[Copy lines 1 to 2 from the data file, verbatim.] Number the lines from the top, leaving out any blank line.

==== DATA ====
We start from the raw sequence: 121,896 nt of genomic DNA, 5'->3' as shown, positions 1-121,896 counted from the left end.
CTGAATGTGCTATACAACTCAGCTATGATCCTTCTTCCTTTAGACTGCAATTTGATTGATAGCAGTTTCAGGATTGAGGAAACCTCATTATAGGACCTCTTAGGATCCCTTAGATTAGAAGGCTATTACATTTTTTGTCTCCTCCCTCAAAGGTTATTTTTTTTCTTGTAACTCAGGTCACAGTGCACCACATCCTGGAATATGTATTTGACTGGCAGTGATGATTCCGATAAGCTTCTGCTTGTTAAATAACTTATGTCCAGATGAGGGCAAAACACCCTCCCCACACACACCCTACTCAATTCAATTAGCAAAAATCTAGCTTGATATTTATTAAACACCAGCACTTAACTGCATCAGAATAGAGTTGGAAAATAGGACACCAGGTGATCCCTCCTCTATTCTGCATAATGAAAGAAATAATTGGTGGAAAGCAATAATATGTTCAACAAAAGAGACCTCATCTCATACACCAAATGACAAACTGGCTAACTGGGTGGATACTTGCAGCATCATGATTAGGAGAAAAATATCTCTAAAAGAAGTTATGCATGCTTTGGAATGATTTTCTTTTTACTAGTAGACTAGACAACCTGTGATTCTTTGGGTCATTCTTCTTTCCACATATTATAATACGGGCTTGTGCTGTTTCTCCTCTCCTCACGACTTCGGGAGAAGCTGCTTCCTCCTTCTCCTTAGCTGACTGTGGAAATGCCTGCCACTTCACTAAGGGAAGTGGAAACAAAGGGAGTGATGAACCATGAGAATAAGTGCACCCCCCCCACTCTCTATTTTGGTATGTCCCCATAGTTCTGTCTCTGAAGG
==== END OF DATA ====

We start from the raw sequence: 121,896 nt of genomic DNA, 5'->3' as shown, positions 1-121,896 counted from the left end.
CTGAATGTGCTATACAACTCAGCTATGATCCTTCTTCCTTTAGACTGCAATTTGATTGATAGCAGTTTCAGGATTGAGGAAACCTCATTATAGGACCTCTTAGGATCCCTTAGATTAGAAGGCTATTACATTTTTTGTCTCCTCCCTCAAAGGTTATTTTTTTTCTTGTAACTCAGGTCACAGTGCACCACATCCTGGAATATGTATTTGACTGGCAGTGATGATTCCGATAAGCTTCTGCTTGTTAAATAACTTATGTCCAGATGAGGGCAAAACACCCTCCCCACACACACCCTACTCAATTCAATTAGCAAAAATCTAGCTTGATATTTATTAAACACCAGCACTTAACTGCATCAGAATAGAGTTGGAAAATAGGACACCAGGTGATCCCTCCTCTATTCTGCATAATGAAAGAAATAATTGGTGGAAAGCAATAATATGTTCAACAAAAGAGACCTCATCTCATACACCAAATGACAAACTGGCTAACTGGGTGGATACTTGCAGCATCATGATTAGGAGAAAAATATCTCTAAAAGAAGTTATGCATGCTTTGGAATGATTTTCTTTTTACTAGTAGACTAGACAACCTGTGATTCTTTGGGTCATTCTTCTTTCCACATATTATAATACGGGCTTGTGCTGTTTCTCCTCTCCTCACGACTTCGGGAGAAGCTGCTTCCTCCTTCTCCTTAGCTGACTGTGGAAATGCCTGCCACTTCACTAAGGGAAGTGGAAACAAAGGGAGTGATGAACCATGAGAATAAGTGCACCCCCCCCACTCTCTATTTTGGTATGTCCCCATAGTTCTGTCTCTGAAGG